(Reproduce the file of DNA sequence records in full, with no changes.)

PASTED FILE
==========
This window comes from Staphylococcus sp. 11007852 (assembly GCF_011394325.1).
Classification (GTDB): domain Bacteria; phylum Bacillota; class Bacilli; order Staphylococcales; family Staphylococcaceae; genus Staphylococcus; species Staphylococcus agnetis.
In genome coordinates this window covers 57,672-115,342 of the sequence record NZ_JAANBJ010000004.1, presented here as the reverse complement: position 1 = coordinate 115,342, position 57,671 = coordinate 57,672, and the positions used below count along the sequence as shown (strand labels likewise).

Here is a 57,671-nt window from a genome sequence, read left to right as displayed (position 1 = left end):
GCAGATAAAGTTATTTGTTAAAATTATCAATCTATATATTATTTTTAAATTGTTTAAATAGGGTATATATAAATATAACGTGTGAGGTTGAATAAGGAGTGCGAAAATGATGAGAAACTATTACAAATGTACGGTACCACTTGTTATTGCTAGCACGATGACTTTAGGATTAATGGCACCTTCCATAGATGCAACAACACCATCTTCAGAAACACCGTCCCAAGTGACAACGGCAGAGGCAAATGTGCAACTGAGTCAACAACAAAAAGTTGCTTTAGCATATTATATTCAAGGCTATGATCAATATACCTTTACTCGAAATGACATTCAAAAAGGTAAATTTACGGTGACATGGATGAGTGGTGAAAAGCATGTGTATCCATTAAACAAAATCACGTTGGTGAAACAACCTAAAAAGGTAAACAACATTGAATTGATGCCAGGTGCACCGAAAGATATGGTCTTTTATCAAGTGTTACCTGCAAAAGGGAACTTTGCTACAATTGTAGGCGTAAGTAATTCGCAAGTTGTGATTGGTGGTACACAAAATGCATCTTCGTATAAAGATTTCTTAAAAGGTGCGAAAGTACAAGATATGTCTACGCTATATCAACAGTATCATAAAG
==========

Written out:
This window comes from Staphylococcus sp. 11007852 (assembly GCF_011394325.1).
Classification (GTDB): domain Bacteria; phylum Bacillota; class Bacilli; order Staphylococcales; family Staphylococcaceae; genus Staphylococcus; species Staphylococcus agnetis.
In genome coordinates this window covers 57,672-115,342 of the sequence record NZ_JAANBJ010000004.1, presented here as the reverse complement: position 1 = coordinate 115,342, position 57,671 = coordinate 57,672, and the positions used below count along the sequence as shown (strand labels likewise).

Here is a 57,671-nt window from a genome sequence, read left to right as displayed (position 1 = left end):
GCAGATAAAGTTATTTGTTAAAATTATCAATCTATATATTATTTTTAAATTGTTTAAATAGGGTATATATAAATATAACGTGTGAGGTTGAATAAGGAGTGCGAAAATGATGAGAAACTATTACAAATGTACGGTACCACTTGTTATTGCTAGCACGATGACTTTAGGATTAATGGCACCTTCCATAGATGCAACAACACCATCTTCAGAAACACCGTCCCAAGTGACAACGGCAGAGGCAAATGTGCAACTGAGTCAACAACAAAAAGTTGCTTTAGCATATTATATTCAAGGCTATGATCAATATACCTTTACTCGAAATGACATTCAAAAAGGTAAATTTACGGTGACATGGATGAGTGGTGAAAAGCATGTGTATCCATTAAACAAAATCACGTTGGTGAAACAACCTAAAAAGGTAAACAACATTGAATTGATGCCAGGTGCACCGAAAGATATGGTCTTTTATCAAGTGTTACCTGCAAAAGGGAACTTTGCTACAATTGTAGGCGTAAGTAATTCGCAAGTTGTGATTGGTGGTACACAAAATGCATCTTCGTATAAAGATTTCTTAAAAGGTGCGAAAGTACAAGATATGTCTACGCTATATCAACAGTATCATAAAG